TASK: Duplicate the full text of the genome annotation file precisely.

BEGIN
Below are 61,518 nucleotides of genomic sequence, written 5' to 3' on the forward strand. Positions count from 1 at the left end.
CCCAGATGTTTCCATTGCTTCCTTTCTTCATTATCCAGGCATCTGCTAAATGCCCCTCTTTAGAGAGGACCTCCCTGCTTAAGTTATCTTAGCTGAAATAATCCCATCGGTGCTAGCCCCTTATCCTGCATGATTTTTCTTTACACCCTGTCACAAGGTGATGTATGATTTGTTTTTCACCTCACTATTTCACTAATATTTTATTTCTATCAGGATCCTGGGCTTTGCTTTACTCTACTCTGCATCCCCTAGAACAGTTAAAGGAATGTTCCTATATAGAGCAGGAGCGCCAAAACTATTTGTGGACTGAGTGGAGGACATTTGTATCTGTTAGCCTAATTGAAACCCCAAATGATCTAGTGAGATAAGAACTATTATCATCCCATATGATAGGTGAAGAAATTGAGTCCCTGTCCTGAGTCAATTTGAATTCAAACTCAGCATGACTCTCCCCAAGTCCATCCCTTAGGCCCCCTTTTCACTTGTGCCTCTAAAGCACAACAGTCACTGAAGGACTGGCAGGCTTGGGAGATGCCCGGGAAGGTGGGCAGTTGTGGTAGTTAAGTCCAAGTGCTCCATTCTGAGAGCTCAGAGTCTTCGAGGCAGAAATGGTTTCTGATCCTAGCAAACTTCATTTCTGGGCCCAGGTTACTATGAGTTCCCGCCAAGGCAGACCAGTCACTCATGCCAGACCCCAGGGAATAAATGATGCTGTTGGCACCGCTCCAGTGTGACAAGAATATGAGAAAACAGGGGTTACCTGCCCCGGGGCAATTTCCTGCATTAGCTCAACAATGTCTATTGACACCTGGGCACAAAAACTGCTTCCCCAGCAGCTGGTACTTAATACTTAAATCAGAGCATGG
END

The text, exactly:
Below are 61,518 nucleotides of genomic sequence, written 5' to 3' on the forward strand. Positions count from 1 at the left end.
CCCAGATGTTTCCATTGCTTCCTTTCTTCATTATCCAGGCATCTGCTAAATGCCCCTCTTTAGAGAGGACCTCCCTGCTTAAGTTATCTTAGCTGAAATAATCCCATCGGTGCTAGCCCCTTATCCTGCATGATTTTTCTTTACACCCTGTCACAAGGTGATGTATGATTTGTTTTTCACCTCACTATTTCACTAATATTTTATTTCTATCAGGATCCTGGGCTTTGCTTTACTCTACTCTGCATCCCCTAGAACAGTTAAAGGAATGTTCCTATATAGAGCAGGAGCGCCAAAACTATTTGTGGACTGAGTGGAGGACATTTGTATCTGTTAGCCTAATTGAAACCCCAAATGATCTAGTGAGATAAGAACTATTATCATCCCATATGATAGGTGAAGAAATTGAGTCCCTGTCCTGAGTCAATTTGAATTCAAACTCAGCATGACTCTCCCCAAGTCCATCCCTTAGGCCCCCTTTTCACTTGTGCCTCTAAAGCACAACAGTCACTGAAGGACTGGCAGGCTTGGGAGATGCCCGGGAAGGTGGGCAGTTGTGGTAGTTAAGTCCAAGTGCTCCATTCTGAGAGCTCAGAGTCTTCGAGGCAGAAATGGTTTCTGATCCTAGCAAACTTCATTTCTGGGCCCAGGTTACTATGAGTTCCCGCCAAGGCAGACCAGTCACTCATGCCAGACCCCAGGGAATAAATGATGCTGTTGGCACCGCTCCAGTGTGACAAGAATATGAGAAAACAGGGGTTACCTGCCCCGGGGCAATTTCCTGCATTAGCTCAACAATGTCTATTGACACCTGGGCACAAAAACTGCTTCCCCAGCAGCTGGTACTTAATACTTAAATCAGAGCATGG